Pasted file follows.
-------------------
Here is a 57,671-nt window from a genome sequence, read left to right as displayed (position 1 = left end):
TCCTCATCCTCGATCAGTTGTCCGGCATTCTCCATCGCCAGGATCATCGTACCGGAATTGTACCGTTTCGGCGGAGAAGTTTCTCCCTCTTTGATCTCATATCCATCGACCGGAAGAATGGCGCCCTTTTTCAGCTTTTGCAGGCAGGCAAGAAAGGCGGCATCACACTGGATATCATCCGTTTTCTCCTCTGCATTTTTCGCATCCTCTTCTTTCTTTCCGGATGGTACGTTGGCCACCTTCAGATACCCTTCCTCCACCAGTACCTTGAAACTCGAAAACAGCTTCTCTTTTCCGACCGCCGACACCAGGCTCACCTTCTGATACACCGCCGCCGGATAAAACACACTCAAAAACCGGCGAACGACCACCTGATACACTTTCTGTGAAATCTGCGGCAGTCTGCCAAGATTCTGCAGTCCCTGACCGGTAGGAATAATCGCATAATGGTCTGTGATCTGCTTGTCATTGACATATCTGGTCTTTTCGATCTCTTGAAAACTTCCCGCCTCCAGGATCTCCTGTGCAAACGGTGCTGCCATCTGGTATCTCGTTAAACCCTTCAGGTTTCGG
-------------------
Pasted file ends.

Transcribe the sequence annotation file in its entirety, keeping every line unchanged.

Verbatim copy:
Here is a 57,671-nt window from a genome sequence, read left to right as displayed (position 1 = left end):
TCCTCATCCTCGATCAGTTGTCCGGCATTCTCCATCGCCAGGATCATCGTACCGGAATTGTACCGTTTCGGCGGAGAAGTTTCTCCCTCTTTGATCTCATATCCATCGACCGGAAGAATGGCGCCCTTTTTCAGCTTTTGCAGGCAGGCAAGAAAGGCGGCATCACACTGGATATCATCCGTTTTCTCCTCTGCATTTTTCGCATCCTCTTCTTTCTTTCCGGATGGTACGTTGGCCACCTTCAGATACCCTTCCTCCACCAGTACCTTGAAACTCGAAAACAGCTTCTCTTTTCCGACCGCCGACACCAGGCTCACCTTCTGATACACCGCCGCCGGATAAAACACACTCAAAAACCGGCGAACGACCACCTGATACACTTTCTGTGAAATCTGCGGCAGTCTGCCAAGATTCTGCAGTCCCTGACCGGTAGGAATAATCGCATAATGGTCTGTGATCTGCTTGTCATTGACATATCTGGTCTTTTCGATCTCTTGAAAACTTCCCGCCTCCAGGATCTCCTGTGCAAACGGTGCTGCCATCTGGTATCTCGTTAAACCCTTCAGGTTTCGG